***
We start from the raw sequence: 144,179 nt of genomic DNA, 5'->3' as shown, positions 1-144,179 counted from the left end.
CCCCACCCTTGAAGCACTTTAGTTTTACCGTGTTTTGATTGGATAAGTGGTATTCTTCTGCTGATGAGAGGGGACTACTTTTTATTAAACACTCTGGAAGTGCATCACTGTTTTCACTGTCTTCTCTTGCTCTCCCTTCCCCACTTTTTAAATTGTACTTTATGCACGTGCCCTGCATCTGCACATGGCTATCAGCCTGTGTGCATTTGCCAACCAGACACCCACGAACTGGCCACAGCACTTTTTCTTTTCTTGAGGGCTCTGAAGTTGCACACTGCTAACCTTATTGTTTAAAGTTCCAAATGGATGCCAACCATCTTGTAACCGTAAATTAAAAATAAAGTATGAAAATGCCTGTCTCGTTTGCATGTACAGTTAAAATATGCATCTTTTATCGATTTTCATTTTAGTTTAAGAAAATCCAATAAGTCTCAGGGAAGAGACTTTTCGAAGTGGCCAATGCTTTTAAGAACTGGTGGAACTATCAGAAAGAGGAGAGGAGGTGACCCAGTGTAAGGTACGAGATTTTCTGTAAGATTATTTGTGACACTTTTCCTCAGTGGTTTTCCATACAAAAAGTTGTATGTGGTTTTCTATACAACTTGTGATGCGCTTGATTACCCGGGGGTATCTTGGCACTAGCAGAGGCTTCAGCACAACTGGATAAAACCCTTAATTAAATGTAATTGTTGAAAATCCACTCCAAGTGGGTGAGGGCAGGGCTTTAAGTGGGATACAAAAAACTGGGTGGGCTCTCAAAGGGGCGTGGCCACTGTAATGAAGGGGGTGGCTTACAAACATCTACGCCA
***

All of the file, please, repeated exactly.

We start from the raw sequence: 144,179 nt of genomic DNA, 5'->3' as shown, positions 1-144,179 counted from the left end.
CCCCACCCTTGAAGCACTTTAGTTTTACCGTGTTTTGATTGGATAAGTGGTATTCTTCTGCTGATGAGAGGGGACTACTTTTTATTAAACACTCTGGAAGTGCATCACTGTTTTCACTGTCTTCTCTTGCTCTCCCTTCCCCACTTTTTAAATTGTACTTTATGCACGTGCCCTGCATCTGCACATGGCTATCAGCCTGTGTGCATTTGCCAACCAGACACCCACGAACTGGCCACAGCACTTTTTCTTTTCTTGAGGGCTCTGAAGTTGCACACTGCTAACCTTATTGTTTAAAGTTCCAAATGGATGCCAACCATCTTGTAACCGTAAATTAAAAATAAAGTATGAAAATGCCTGTCTCGTTTGCATGTACAGTTAAAATATGCATCTTTTATCGATTTTCATTTTAGTTTAAGAAAATCCAATAAGTCTCAGGGAAGAGACTTTTCGAAGTGGCCAATGCTTTTAAGAACTGGTGGAACTATCAGAAAGAGGAGAGGAGGTGACCCAGTGTAAGGTACGAGATTTTCTGTAAGATTATTTGTGACACTTTTCCTCAGTGGTTTTCCATACAAAAAGTTGTATGTGGTTTTCTATACAACTTGTGATGCGCTTGATTACCCGGGGGTATCTTGGCACTAGCAGAGGCTTCAGCACAACTGGATAAAACCCTTAATTAAATGTAATTGTTGAAAATCCACTCCAAGTGGGTGAGGGCAGGGCTTTAAGTGGGATACAAAAAACTGGGTGGGCTCTCAAAGGGGCGTGGCCACTGTAATGAAGGGGGTGGCTTACAAACATCTACGCCA